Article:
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Reliability R(t) is the probability that an item will perform
Hazard Rate & Failure Rate
R(t) is a decreasing function over
time, because as time passes, more units would fail. Alternatively, if
we focus on a distinct unit, we would interprete R(t) as the
probability of survival of that unit over time.
The next picture shows a representation of
how R(t) could look like:
At time t = 0, no units have failed and the Reliability (probability of
survival) is 1. For t > 0, more and more units would fail,
Therefore, the Reliability would tend towards 0 for t -->00.
- a required function without failure
- under stated conditions
- for a stated period of time.
R(t) is always a monotonously decreasing function over time.
The most powerful tool for determining reliability is the reliability block diagram.
The hazard rate h(t) is the first derivative of R(t). h(t) is the
change in probability of survival over time. Unlike R(t), h(t) is not necessarily a monotonously decreasing
function over time, however, in most practical cases it is.
If we consider two timepoints, t1 and
t2, then the change in probability between t1 and
t2 is the
probability that a unit will fail between t1 and
speaking, the same change in probability can be interpreted as the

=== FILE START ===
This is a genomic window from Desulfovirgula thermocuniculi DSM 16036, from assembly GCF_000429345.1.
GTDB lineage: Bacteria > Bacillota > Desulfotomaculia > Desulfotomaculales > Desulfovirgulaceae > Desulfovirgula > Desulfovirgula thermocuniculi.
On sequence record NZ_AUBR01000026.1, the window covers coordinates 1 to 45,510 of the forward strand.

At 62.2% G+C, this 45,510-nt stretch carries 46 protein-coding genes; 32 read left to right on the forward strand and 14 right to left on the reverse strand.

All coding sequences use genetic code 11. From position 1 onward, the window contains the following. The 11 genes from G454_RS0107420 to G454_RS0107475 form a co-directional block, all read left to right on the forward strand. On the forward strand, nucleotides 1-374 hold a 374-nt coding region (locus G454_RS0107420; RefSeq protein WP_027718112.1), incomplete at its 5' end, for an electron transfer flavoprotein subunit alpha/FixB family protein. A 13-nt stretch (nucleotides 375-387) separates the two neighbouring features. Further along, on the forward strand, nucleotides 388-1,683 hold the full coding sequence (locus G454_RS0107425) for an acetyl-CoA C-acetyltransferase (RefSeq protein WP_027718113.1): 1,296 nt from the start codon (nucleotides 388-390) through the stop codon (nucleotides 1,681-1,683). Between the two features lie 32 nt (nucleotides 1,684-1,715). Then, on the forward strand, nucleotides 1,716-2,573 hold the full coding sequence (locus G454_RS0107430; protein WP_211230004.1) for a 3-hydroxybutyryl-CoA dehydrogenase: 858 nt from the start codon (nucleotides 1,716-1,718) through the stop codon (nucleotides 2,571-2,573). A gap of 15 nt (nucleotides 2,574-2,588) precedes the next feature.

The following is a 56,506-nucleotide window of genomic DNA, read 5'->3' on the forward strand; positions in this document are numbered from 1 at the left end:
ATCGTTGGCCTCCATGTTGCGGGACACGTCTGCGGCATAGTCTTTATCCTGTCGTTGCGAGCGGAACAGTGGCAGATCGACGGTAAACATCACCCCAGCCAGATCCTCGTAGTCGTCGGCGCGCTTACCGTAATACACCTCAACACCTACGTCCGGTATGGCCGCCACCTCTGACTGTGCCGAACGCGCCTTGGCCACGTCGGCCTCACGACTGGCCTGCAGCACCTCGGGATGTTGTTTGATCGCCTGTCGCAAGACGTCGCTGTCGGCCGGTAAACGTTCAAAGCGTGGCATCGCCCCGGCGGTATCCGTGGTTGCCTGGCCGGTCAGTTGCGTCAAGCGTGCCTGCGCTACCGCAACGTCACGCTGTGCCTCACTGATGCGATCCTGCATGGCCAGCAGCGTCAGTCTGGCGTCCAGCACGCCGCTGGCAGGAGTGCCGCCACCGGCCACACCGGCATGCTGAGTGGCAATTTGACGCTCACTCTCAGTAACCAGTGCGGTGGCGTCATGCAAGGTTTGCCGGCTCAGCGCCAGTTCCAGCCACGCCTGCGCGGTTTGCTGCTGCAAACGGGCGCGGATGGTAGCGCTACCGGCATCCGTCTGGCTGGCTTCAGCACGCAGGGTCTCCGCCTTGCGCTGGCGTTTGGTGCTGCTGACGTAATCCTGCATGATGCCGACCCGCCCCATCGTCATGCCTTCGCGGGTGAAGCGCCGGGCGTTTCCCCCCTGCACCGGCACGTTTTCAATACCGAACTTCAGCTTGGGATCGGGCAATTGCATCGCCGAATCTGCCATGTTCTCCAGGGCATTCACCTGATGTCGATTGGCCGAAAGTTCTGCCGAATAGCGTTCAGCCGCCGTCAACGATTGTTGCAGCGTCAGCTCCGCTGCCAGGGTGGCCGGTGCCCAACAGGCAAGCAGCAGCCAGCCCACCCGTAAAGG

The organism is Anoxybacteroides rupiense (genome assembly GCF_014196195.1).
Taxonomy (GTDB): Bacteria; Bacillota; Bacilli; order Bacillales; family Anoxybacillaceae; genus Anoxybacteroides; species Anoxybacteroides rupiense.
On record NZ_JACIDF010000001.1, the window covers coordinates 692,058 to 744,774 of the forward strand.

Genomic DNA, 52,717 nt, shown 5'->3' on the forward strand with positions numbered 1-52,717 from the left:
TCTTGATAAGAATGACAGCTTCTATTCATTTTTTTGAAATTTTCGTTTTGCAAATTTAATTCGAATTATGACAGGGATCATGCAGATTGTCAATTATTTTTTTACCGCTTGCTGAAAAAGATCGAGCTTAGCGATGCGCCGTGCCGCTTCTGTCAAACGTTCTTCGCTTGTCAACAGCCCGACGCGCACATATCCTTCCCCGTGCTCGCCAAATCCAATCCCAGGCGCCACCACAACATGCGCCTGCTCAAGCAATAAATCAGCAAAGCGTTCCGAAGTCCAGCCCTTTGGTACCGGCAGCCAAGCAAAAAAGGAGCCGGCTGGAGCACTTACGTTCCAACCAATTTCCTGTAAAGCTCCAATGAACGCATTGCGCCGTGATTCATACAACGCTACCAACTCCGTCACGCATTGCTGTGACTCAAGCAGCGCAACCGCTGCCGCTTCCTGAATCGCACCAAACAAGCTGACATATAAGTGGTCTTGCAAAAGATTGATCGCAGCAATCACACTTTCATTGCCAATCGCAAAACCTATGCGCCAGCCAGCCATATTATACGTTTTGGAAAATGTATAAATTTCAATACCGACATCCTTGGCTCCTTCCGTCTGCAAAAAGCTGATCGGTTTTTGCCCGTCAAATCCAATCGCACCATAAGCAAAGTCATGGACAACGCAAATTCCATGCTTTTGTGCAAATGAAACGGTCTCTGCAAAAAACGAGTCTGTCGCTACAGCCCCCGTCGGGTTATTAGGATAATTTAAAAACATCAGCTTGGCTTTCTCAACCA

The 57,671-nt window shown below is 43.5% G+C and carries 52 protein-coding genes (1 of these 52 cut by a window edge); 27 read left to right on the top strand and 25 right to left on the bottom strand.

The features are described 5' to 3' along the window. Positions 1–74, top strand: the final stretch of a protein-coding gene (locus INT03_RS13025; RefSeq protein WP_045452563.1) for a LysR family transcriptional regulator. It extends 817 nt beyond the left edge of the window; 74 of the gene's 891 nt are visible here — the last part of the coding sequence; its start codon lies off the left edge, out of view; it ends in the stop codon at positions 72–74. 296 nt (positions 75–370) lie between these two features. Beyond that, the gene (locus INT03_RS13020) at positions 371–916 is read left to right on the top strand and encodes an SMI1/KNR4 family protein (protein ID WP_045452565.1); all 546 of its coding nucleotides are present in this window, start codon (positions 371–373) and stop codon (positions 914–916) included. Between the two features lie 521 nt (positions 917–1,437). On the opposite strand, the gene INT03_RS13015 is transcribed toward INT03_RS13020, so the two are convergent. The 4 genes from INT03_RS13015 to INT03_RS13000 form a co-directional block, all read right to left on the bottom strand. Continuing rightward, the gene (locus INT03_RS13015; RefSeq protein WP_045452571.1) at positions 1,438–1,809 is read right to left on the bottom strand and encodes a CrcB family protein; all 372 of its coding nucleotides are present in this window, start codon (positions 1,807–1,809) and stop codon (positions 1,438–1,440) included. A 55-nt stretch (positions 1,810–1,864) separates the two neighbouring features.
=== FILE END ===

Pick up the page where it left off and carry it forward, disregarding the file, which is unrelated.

fraction of units of the initial
population failing between t1 and
t2. If we make (t1 -
enough, then we obtain the hazard rate h(t).
The negative symbol is neccessary in
order to make h(t) a positive figure.
The next picture shows h(t)
for the same R(t) of the picture before:
In contrast to R(t), the range of h(t) is between 0 and a specific
value determined by the nature of R(t). Furthermore, as mentioned
above, h(t) need not necessarily be monotonous as the picture might
In reliability analysis, the hazard rate is of less interest.
Remember that the hazard rate
is the rate of failure occurences with reference to the initial population size (at t =0).
What we want is the rate of
failure occurences with reference to the current population. This is
called the failure rate Lambda(t). The following exemplary statements
makes the difference between clear:
Failure rate Lambda(t): 1% of all functioning units are
expected to fail within the next hour.
Hazard rate h(t):
all units that were functional at t=0 are expected to fail within
the next hour.
--> In order to obtain the failure
rate we must simply divide h(t) by R(t):
As with the
hazard rate h(t), Lambda (t) need not necessarily be
monotonous. Its range is between 0 and a specific
value determined by the nature of R(t). The next picture shows
Lambda(t) for the same R(t) and h(t) of the pictures before:
that l(t) is constant over time. This is no coincidence, since the
constant failure rate case is by far the most important case in
reliability analysis. More on this can be found on the MTBF page. R(t), h(t) and Lambda(t) for different
cases will be shown in the next paragraph.
How must R(t) look like in order to obtain constant failure rate? It's
quite obvious that the derivative, h(t) must be a multiple of the
primitive, R(t), for every t. This is accomplished by the exponential
function. We don't show this in detail here, instead we will derive
h(t) and lambda(t) for the general case using the Weibull distribution
Furtther reading: Weibull analysis